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Wednesday, October 5, 2022

Listed firms build huge reserve of Tk 153,000cr

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Listed companies in Bangladesh have built up reserves of Tk 153,000 crore collectively from their respective earnings for use in expansion and to weather out rainy days, when they would otherwise be forced to raise fresh funds from investors or borrow from lenders.

Of the 298 listed companies that have kept reserves, 44 set aside more than Tk 1,000 crore each from their profit while 28 have a reserve of Tk 500 crore each, according to their published financial data compiled by Shanta Asset Management Company.

Local electronics giant Walton Hi-Tech Industries holds the highest reserve of Tk 9,042 crore followed by Square Pharmaceuticals with Tk 7,999 crore and the Titas Gas Transmission and Distribution Company with Tk 5,983 crore.

A reserve and surplus fund is a liquid asset that is normally set aside from the company’s profit to meet any future costs, including expansion projects, and financial obligations such as debt repayments.

Analysts say that maintaining reserves is a good practice worldwide as companies can use these funds to tackle any unforeseen shocks as well.

Companies in Bangladesh have similar intentions for their reserves but some investors are sceptical in this regard as some firms are not expanding even though they have held a good amount of reserve for several years.

In addition, the real income from reserve funds kept in banks or invested in other securities is low at times when inflation is high.

AB Mirza Azizul Islam, former finance adviser to a caretaker government, said general investors want an immediate cash dividend and so, they do not like the idea of retained earnings.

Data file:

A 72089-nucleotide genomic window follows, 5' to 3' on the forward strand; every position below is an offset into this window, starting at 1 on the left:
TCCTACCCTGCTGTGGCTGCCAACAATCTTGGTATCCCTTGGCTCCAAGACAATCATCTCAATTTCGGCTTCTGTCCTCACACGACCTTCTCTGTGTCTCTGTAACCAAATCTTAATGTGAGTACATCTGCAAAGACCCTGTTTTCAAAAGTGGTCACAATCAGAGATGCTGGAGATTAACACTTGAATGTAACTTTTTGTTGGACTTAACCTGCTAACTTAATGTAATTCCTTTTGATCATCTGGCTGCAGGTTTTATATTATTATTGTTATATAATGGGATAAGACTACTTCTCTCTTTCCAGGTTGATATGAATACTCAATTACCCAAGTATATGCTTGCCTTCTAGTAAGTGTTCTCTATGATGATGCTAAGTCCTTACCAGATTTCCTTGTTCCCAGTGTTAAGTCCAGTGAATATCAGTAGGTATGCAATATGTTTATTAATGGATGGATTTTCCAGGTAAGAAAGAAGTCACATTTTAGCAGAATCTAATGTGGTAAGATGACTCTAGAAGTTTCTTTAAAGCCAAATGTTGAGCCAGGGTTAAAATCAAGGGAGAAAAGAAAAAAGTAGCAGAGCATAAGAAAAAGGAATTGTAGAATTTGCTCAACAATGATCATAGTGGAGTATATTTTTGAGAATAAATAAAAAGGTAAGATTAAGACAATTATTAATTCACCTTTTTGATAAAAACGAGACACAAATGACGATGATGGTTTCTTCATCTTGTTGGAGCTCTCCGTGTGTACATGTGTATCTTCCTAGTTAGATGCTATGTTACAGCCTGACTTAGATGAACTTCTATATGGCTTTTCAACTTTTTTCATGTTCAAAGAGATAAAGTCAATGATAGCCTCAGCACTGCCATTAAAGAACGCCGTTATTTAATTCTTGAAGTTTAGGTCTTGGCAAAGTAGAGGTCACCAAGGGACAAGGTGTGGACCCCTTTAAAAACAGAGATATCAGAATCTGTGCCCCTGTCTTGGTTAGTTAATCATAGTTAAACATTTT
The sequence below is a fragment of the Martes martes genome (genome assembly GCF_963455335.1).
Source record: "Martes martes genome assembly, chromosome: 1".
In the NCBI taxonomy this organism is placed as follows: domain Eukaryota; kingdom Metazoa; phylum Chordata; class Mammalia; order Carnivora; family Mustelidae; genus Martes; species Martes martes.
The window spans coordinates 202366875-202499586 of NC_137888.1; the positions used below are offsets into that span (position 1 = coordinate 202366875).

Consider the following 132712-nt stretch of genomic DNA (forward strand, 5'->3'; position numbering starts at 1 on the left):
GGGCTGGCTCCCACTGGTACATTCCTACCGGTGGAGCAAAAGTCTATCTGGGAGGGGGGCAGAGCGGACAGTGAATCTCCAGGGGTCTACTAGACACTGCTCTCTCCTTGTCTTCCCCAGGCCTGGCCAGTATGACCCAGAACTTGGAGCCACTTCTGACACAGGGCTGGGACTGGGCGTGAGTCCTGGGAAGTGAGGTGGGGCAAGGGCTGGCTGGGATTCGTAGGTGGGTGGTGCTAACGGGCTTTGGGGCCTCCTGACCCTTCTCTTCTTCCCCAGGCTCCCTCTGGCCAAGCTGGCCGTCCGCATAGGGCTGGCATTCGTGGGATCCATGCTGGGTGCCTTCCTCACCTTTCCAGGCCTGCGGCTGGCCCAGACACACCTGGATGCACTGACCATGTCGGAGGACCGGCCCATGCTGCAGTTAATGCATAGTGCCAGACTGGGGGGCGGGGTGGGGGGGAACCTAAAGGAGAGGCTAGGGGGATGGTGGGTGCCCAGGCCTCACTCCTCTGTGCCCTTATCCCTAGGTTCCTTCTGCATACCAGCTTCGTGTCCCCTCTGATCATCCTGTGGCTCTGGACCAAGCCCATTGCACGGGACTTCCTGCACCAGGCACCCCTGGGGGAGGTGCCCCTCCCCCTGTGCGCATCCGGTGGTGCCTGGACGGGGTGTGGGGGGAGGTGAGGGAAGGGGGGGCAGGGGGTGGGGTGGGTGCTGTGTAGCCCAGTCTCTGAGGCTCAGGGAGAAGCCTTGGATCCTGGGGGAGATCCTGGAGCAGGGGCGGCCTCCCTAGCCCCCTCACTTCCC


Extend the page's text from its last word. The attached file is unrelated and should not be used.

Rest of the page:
On the other hand, companies always think about the future, so they want to keep a portion of their profit for use in case of emergency or expansion, he said .

“But if investors have any qualms about the reserve, they can talk about it in during the annual general meeting,” he said.

“All the companies should not be blamed for the actions of a few that have been accumulating reserves year after year without expanding,” added Islam, also a former chairman of the Bangladesh Securities and Exchange Commission.

Echoing the same, Shahidul Islam, chief executive of VIPB Asset Management Company, which manages Tk 280 crore worth of mutual funds, said there should always be a logical reason to keep reserves.

Some companies are keeping huge sums of money as reserves each year even if their capital expenditure and rate of expansion is low.

“So, their dividend activities are totally puzzling,” he added.

Besides, some companies with good performance records and good profit growth are making investments but the size of their reserves is much too high considering their needs, he said.

“I asked for an explanation in this regard from a company’s directors during their annual general meeting last year but they did not give an answer,” Islam said.

Of the 44 companies with a reserve of more than Tk 1,000 crore each, 24 are banks and non-bank financial institutions, five are fuel and power companies, four are pharmaceutical companies, three are engineering companies and the rest are from other sectors.